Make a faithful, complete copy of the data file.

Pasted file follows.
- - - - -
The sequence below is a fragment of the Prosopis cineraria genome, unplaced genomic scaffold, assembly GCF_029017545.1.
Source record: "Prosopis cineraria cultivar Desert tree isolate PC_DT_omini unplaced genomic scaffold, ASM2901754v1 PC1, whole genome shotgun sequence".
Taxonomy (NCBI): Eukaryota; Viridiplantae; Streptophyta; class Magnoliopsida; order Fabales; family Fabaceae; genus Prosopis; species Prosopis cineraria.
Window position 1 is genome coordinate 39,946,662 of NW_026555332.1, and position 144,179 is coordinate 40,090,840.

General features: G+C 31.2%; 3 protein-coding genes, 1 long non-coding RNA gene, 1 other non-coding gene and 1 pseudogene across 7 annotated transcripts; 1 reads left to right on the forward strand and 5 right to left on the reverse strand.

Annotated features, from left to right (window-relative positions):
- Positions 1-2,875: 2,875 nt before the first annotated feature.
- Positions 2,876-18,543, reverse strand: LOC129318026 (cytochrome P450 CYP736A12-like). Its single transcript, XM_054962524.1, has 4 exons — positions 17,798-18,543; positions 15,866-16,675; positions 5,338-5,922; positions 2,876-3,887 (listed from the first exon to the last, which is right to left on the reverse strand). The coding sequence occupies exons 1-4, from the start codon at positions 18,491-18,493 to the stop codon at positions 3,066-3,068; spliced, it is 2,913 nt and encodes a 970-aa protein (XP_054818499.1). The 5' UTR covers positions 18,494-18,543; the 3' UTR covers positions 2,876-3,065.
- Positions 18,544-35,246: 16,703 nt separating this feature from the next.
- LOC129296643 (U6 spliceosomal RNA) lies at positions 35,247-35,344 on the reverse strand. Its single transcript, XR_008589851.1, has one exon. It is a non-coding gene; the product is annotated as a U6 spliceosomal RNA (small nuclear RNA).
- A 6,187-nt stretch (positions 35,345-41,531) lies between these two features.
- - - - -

The sequence below is a fragment of the Prosopis cineraria genome, unplaced genomic scaffold, assembly GCF_029017545.1.
Source record: "Prosopis cineraria cultivar Desert tree isolate PC_DT_omini unplaced genomic scaffold, ASM2901754v1 PC1, whole genome shotgun sequence".
Taxonomy (NCBI): Eukaryota; Viridiplantae; Streptophyta; class Magnoliopsida; order Fabales; family Fabaceae; genus Prosopis; species Prosopis cineraria.
Window position 1 is genome coordinate 39,946,662 of NW_026555332.1, and position 144,179 is coordinate 40,090,840.

General features: G+C 31.2%; 3 protein-coding genes, 1 long non-coding RNA gene, 1 other non-coding gene and 1 pseudogene across 7 annotated transcripts; 1 reads left to right on the forward strand and 5 right to left on the reverse strand.

Annotated features, from left to right (window-relative positions):
- Positions 1-2,875: 2,875 nt before the first annotated feature.
- Positions 2,876-18,543, reverse strand: LOC129318026 (cytochrome P450 CYP736A12-like). Its single transcript, XM_054962524.1, has 4 exons — positions 17,798-18,543; positions 15,866-16,675; positions 5,338-5,922; positions 2,876-3,887 (listed from the first exon to the last, which is right to left on the reverse strand). The coding sequence occupies exons 1-4, from the start codon at positions 18,491-18,493 to the stop codon at positions 3,066-3,068; spliced, it is 2,913 nt and encodes a 970-aa protein (XP_054818499.1). The 5' UTR covers positions 18,494-18,543; the 3' UTR covers positions 2,876-3,065.
- Positions 18,544-35,246: 16,703 nt separating this feature from the next.
- LOC129296643 (U6 spliceosomal RNA) lies at positions 35,247-35,344 on the reverse strand. Its single transcript, XR_008589851.1, has one exon. It is a non-coding gene; the product is annotated as a U6 spliceosomal RNA (small nuclear RNA).
- A 6,187-nt stretch (positions 35,345-41,531) lies between these two features.